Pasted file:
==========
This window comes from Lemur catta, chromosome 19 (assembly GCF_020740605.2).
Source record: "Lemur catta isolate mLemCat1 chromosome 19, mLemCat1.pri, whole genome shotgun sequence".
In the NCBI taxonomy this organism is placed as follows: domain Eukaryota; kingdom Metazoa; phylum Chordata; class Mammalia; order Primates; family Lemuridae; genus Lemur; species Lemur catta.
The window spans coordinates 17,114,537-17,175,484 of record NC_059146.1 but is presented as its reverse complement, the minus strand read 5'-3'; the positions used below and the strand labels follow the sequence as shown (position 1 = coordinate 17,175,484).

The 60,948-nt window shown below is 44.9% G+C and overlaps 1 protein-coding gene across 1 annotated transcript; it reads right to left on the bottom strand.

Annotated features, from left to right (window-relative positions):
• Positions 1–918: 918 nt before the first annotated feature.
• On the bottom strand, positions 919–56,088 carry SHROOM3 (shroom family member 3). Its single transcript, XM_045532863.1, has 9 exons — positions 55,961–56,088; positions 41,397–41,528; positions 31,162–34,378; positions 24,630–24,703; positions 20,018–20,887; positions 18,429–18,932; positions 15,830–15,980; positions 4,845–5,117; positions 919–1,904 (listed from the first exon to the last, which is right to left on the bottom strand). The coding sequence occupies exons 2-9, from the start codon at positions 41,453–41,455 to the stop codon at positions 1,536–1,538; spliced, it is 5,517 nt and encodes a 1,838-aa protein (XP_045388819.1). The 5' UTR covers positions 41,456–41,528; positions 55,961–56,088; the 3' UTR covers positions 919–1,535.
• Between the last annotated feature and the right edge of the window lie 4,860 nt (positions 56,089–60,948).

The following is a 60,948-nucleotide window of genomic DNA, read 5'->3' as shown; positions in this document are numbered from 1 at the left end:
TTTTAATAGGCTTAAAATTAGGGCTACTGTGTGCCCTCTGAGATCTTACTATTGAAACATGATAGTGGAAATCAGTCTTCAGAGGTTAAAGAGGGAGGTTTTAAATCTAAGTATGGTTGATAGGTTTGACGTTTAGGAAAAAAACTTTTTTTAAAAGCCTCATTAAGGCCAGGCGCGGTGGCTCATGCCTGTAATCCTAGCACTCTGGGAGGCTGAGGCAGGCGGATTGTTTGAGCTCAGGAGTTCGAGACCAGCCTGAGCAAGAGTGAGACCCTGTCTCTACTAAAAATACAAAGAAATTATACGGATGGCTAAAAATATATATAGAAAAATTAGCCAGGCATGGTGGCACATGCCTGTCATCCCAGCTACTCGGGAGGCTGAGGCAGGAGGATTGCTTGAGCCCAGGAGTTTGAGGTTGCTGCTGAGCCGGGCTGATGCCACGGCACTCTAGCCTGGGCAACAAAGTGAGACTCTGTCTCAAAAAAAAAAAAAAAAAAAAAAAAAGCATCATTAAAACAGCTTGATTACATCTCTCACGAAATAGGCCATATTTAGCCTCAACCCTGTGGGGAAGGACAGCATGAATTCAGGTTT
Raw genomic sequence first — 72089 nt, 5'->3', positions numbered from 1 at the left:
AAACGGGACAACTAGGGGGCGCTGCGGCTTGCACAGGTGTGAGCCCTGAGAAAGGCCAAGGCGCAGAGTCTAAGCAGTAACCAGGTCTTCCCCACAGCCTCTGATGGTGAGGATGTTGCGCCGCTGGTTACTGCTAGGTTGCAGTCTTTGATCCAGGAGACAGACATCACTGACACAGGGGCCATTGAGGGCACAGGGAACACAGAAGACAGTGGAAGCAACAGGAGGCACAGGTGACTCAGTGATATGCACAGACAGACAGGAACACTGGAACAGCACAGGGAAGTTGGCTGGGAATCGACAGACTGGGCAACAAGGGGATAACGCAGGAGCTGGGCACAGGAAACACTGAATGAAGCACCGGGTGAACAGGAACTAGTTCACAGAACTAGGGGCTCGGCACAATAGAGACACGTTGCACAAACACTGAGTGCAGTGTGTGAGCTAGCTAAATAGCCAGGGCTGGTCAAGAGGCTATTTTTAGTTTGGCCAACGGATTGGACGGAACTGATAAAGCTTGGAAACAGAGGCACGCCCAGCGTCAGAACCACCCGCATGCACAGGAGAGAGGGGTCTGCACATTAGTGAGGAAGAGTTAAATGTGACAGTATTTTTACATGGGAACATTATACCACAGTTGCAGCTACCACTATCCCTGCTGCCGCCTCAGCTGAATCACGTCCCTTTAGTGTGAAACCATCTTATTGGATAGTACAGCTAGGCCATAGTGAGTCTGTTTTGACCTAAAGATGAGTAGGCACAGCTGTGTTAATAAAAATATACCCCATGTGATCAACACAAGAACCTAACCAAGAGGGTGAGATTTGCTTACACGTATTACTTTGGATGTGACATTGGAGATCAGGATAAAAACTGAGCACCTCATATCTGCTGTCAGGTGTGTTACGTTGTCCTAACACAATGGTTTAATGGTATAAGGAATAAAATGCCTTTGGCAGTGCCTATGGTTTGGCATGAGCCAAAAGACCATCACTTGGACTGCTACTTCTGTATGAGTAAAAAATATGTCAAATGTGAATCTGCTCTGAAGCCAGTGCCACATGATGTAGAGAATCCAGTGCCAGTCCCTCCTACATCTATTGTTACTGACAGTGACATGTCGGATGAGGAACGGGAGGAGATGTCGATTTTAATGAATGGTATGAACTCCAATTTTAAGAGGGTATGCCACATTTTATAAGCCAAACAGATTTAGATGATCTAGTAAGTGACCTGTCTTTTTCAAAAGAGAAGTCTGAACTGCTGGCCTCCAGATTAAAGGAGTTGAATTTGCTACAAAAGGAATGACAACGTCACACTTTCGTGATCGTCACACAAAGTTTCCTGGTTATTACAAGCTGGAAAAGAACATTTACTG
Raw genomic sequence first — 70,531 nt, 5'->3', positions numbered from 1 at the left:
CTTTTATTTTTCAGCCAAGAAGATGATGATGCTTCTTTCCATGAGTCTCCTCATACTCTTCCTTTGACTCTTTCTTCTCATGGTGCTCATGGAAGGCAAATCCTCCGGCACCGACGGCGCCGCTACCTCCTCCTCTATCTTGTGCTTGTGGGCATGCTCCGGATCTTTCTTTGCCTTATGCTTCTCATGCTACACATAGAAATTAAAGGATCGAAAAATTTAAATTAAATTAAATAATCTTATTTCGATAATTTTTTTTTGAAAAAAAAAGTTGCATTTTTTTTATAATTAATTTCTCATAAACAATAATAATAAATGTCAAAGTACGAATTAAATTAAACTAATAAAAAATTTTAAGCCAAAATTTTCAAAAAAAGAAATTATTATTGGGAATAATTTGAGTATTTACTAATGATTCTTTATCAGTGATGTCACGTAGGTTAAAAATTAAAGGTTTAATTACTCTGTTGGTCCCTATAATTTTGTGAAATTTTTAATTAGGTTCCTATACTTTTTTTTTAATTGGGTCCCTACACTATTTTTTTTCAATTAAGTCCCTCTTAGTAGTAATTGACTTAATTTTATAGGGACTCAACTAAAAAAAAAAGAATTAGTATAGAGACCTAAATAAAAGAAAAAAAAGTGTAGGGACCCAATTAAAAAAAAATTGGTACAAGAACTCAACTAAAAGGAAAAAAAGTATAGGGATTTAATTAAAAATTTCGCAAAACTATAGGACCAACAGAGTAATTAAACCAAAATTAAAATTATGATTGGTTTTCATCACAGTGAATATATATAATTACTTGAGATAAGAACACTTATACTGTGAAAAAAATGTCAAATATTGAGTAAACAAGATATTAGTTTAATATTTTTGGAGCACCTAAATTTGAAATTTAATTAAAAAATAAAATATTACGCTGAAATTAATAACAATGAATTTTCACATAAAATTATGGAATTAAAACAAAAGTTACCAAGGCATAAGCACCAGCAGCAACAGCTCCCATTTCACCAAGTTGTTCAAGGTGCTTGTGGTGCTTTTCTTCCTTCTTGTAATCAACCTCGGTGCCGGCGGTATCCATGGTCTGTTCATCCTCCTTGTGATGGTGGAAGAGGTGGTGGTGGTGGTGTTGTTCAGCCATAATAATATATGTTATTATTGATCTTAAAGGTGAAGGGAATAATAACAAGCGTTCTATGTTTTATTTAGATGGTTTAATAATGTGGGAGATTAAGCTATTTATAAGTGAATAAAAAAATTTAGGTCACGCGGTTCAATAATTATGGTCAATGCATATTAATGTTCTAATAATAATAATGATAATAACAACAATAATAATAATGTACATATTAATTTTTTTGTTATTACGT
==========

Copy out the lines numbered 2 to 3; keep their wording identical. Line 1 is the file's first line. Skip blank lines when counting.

Source record: "Lemur catta isolate mLemCat1 chromosome 19, mLemCat1.pri, whole genome shotgun sequence".
In the NCBI taxonomy this organism is placed as follows: domain Eukaryota; kingdom Metazoa; phylum Chordata; class Mammalia; order Primates; family Lemuridae; genus Lemur; species Lemur catta.